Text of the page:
Sanctum -- Film Review
"What could possibly go wrong diving in caves?" asks one of the newer members of an underwater expedition through one of the world's most breathtaking but least accessible cave systems.
She's about to find out the hard way, along with the rest of her ill-fated team, when a violent South Pacific storm cuts off their only known exit in the subterranean 3D adventure, Sanctum.
Despite being presented by James Cameron and inspired by a real-life incident experienced by caver and co-scripter Andrew Wight, the thriller proves to be a considerably less harrowing experience than it might have been.
Banal dialogue, over-modulated performances and melodramatic scoring combine forces to sink the stirringly photographed proceedings quicker than that treacherous flash flood.
While Cameron's name and the mid-winter promise of an exotic 3D locale could give the $30 million production an initial boost, the only blue characters to be found here are the ones with hypothermia.
Set in the South Pacific's Esa'ala caves but actually filmed off Queenland's Gold Coast as well as in South Australian caves, the picture concerns the not necessarily unified efforts of the assembled crew, led by seasoned, headstrong master diver Frank (Richard Roxburgh), to find an alternate escape route.
Among those who aren't so great at taking orders are Frank's estranged 17-year-old son, Josh (Rhys Wakefield), an obnoxious American financier (Ioan Gruffudd) and his inexperienced girlfriend (Alice Parkinson).
With time quickly running out in their water-logged labyrinth, the dwindling crew members must either follow Frank's lead or come up with their own survival plan.
It's admittedly hard not to think of 127 Hours while watching Sanctum unfold.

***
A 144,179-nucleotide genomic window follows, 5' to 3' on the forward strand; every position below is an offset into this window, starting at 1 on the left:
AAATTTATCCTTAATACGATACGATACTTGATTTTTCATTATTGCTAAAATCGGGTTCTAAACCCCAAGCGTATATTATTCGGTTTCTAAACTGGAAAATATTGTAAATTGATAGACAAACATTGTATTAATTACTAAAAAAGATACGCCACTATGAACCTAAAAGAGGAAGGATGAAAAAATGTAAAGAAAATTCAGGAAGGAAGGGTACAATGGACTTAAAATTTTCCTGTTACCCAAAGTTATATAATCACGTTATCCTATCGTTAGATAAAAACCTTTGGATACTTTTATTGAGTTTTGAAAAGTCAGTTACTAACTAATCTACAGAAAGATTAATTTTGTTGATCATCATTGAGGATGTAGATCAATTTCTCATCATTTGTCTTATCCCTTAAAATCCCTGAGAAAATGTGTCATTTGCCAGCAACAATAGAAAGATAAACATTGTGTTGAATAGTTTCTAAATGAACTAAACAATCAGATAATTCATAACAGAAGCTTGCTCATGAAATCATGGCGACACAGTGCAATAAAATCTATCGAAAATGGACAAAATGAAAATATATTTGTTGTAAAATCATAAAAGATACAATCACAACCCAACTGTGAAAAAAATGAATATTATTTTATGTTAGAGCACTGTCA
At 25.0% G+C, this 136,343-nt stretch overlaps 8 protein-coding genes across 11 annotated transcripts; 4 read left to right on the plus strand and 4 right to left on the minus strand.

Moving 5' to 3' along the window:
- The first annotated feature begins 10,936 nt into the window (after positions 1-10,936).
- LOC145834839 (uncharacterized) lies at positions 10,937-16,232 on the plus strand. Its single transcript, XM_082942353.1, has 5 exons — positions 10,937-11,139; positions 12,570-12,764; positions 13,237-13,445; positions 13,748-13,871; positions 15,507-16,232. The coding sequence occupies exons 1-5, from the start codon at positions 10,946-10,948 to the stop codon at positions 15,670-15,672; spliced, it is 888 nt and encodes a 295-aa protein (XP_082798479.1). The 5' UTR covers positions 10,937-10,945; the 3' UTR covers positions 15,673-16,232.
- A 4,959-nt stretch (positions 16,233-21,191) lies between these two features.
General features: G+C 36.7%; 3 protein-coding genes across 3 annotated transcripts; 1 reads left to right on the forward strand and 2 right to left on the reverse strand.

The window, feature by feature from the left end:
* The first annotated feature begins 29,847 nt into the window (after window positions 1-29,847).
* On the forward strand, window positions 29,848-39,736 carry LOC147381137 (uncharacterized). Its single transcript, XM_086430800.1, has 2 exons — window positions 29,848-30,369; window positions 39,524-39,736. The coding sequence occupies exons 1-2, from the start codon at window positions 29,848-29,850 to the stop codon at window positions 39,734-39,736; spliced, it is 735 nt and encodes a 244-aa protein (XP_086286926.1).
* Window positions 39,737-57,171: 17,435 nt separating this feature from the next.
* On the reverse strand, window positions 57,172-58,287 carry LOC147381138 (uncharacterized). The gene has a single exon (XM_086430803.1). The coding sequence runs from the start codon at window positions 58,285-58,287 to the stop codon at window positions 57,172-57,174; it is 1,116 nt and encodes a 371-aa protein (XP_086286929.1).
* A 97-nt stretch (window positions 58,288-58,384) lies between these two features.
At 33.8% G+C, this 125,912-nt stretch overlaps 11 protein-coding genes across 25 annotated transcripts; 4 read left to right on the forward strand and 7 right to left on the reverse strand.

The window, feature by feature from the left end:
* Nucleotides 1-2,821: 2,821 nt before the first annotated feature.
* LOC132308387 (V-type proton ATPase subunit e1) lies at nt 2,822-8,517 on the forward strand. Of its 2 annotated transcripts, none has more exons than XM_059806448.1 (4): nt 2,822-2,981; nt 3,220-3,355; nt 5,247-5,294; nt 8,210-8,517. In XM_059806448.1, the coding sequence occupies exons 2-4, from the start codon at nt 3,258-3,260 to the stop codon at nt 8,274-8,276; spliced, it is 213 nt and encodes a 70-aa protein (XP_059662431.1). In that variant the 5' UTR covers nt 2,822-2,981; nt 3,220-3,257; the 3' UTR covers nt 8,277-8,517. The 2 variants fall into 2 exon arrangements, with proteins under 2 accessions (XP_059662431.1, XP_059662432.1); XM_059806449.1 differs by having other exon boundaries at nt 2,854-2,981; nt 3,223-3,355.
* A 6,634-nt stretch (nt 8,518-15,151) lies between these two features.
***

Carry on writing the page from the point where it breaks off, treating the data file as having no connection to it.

But where the Danny Boyle film created unbearable tension through an economy of dialogue and skilled filmmaking, Alister Grierson's second feature effort (after 2006's fact-based war story, Kokoda) suffers from a talky script and thematics that play out more like The Poseidon Adventure minus the camp guilty pleasure aspect.
The film does best in its quieter sequences, where there's an undeniable ethereal beauty in Jules O'Loughlin's underwater photography, especially when the occasional shaft of light is pressed into stirring high relief by the same Cameron/Pace Fusion 3D Camera System utilized for Avatar.
Unfortunately that spell is constantly being broken by either the forced dialogue (credited to Wight and John Garvin) or composer David Hirschfelder's heavy symphonics, which are just too outsized for those tight, claustrophobic spaces.
Opens: Friday, February 4 (Universal)
Production companies: Relativity Media, Wayfare Entertainment, Great Wight
Cast: Richard Roxburgh, Rhys Wakefield, Ioan Gruffudd, Alice Parkinson
Director: Alister Grierson
Screenwriters: John Garvin, Andrew Wight
Executive producers: James Cameron, Ben Browning, Michael Maher, Peter Rawlinson, Ryan Kavanaugh
Producer: Andrew Wight
Director of photography: Jules O'Loughlin
Production designer: Nicholas McCallum
Music: David Hirschfelder
Editor: Mark Warner
Rating: R, 112 minutes